Informational interviews are essential for all professionals, but especially for lawyers.
Lawyer interviews help us learn more about what working in different practice areas or for different employers is really like while simultaneously helping us to grow our networks. Informational interviews can also help us determine which path to take to get where we want to be in our careers. But how do you figure out who you should be interviewing?
Whether you’re about to graduate law school or have been practicing for a decade, it’s easy to find interview subjects who can help take your career to the next level. Here’s how to get started and find the lawyers whose brains you’ll want to pick over a cup of coffee.
Once you’ve decided on the type of lawyer you’re interested in learning from, start with what you have: your current network. Who do you know who’s had a successful career? Who do your parents know? Who does your brother-in-law know? Think as well about professors you’ve had whose advice you value or former colleagues who might be able to help you. If a friend or loved one refers you to someone else, be sure to mention your friend’s name when you reach out. Before your interview ends, ask who else they might be able to introduce you to—something that goes for any informational interview you conduct.
Alumni networks (for both your law school and your undergraduate institution) can be extremely helpful when you’re looking to set up informational interviews. The best way to connect with alumni is to request a phone or in-person interview via a short and direct email that introduces you and explains that you’re interested in hearing about their experiences. Remember that every lawyer has likely benefited from the generosity of someone at some point during their career, and even the busiest of attorneys will likely make time to speak with you.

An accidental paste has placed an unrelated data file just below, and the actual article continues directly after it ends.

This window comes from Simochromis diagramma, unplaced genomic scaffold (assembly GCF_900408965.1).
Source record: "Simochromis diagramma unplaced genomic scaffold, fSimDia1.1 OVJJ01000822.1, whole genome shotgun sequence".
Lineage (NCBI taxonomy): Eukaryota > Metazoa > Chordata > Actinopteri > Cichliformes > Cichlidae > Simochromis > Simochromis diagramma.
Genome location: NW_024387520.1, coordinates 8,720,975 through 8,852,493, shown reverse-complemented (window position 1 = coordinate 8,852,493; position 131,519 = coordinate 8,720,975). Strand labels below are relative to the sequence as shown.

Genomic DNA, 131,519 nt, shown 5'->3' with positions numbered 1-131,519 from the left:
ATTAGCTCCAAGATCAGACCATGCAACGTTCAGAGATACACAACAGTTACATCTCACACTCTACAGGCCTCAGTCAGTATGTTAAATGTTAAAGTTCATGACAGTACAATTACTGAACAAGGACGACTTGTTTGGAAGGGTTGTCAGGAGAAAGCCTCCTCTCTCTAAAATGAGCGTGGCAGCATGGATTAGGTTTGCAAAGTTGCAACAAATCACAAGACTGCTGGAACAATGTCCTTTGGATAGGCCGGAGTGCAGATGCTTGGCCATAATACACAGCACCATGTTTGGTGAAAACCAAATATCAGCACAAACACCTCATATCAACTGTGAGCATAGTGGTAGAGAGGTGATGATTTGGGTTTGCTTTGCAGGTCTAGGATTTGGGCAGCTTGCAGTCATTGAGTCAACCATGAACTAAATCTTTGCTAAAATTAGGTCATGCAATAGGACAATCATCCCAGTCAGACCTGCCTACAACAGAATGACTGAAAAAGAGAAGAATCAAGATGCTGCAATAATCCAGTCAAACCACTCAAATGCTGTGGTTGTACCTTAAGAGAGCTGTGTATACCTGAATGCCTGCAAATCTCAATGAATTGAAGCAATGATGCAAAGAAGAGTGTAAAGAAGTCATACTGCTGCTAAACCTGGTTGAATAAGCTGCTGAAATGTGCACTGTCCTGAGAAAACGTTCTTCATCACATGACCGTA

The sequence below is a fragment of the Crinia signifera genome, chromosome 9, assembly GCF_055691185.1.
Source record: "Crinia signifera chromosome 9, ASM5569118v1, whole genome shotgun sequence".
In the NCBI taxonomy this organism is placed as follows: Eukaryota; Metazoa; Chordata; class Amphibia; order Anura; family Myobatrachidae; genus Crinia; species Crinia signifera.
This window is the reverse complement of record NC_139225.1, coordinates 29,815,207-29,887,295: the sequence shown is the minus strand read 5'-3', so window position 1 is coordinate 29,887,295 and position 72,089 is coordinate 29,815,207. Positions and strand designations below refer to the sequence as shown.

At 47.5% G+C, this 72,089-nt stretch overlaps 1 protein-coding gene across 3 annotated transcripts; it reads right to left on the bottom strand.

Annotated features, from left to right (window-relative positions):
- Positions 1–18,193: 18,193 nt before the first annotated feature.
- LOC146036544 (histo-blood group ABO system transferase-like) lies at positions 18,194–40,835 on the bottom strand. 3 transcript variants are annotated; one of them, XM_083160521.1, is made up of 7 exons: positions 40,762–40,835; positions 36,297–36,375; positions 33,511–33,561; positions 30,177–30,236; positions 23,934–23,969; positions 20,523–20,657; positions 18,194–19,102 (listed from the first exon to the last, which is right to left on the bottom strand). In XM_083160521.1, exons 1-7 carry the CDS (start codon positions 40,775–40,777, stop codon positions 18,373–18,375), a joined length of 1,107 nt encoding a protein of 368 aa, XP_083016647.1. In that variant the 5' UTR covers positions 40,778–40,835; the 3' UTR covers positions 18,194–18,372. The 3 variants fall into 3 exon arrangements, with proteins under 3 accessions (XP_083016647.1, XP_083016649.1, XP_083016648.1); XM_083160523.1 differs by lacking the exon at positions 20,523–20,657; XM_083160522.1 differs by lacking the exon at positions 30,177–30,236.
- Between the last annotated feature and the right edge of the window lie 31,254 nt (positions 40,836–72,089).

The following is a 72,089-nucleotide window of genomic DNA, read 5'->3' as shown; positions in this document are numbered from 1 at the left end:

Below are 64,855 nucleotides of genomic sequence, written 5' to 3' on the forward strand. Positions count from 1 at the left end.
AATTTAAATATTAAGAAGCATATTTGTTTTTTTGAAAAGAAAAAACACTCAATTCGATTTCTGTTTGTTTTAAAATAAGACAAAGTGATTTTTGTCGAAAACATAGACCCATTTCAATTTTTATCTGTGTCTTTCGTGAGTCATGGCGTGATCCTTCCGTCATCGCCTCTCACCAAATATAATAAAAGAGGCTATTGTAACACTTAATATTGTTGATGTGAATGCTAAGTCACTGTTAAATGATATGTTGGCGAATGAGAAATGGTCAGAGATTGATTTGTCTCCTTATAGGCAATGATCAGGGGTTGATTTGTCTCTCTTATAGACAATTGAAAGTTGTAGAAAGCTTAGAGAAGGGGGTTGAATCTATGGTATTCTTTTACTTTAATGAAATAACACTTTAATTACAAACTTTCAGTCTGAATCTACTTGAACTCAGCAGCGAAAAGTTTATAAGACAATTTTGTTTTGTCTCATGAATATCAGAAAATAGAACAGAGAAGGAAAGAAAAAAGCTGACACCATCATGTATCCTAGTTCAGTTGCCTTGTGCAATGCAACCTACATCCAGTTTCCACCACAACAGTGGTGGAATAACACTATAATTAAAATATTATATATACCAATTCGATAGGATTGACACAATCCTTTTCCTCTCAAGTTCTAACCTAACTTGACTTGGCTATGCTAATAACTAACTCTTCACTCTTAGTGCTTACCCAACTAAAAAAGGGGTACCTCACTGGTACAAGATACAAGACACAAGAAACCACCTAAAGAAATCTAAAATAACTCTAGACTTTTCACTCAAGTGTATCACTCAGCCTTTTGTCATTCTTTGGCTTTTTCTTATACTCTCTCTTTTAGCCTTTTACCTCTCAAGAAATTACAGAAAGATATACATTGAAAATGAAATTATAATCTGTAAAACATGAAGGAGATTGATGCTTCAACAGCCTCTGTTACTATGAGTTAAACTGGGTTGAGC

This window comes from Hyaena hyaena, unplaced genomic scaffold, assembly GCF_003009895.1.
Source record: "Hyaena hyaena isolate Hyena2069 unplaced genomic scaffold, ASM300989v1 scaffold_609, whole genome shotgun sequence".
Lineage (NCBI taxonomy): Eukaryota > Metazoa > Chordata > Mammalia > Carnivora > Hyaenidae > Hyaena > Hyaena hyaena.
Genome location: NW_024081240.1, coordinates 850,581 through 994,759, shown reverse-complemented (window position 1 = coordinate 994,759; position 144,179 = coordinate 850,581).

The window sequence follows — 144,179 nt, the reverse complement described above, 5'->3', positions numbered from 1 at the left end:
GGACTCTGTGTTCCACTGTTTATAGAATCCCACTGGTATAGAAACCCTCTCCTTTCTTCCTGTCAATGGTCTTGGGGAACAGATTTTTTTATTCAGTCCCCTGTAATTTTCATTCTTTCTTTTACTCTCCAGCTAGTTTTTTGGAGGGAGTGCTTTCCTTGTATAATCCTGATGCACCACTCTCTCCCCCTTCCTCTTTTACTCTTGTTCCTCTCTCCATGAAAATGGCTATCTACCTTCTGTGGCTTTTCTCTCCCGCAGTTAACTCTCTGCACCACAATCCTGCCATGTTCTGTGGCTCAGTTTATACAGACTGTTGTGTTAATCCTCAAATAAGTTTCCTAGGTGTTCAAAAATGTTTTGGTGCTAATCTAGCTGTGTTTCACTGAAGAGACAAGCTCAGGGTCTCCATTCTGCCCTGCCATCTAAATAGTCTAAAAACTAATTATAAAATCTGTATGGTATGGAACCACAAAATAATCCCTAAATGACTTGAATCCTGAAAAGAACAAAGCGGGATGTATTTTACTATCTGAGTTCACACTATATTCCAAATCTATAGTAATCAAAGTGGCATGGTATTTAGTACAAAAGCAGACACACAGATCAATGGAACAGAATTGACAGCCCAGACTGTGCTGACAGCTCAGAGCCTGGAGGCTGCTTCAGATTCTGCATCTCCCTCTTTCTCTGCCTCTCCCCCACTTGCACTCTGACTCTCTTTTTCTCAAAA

No matter the area of law you’re interested in learning more about, there is a professional legal association tied to it. And chances are, that professional association has a branch in your area. Research relevant associations and attend events if they’re offered, starting with your state bar association. Reach out directly to the organization (most have contact numbers listed) and explain who you are and what you’re looking for. Professional associations are a great place to go if you’re struggling to find anyone in your personal or alumni networks. Note that interviewees don’t have to hold the exact job title you want; they just need to have relevant experience that will help you define and clarify your goals.
Online networking sites like LinkedIn can help you identify people to interview as well, especially if you’re looking to learn more about what it’s like to work for a specific employer. Search via the employer’s name or by job title and reach out to anyone who seems likely to be able to offer advice. Since you’re contacting these individuals out of the blue, it’s extremely important to learn as much about them as you can. Read their bio on their employer’s website, as well as any articles they’ve written or been quoted in.
Chances are, setting up informational interviews will require you to write and send a number of email introductions and requests. Remember that these are business correspondences, and that your writing should be concise, free of errors, and respectful.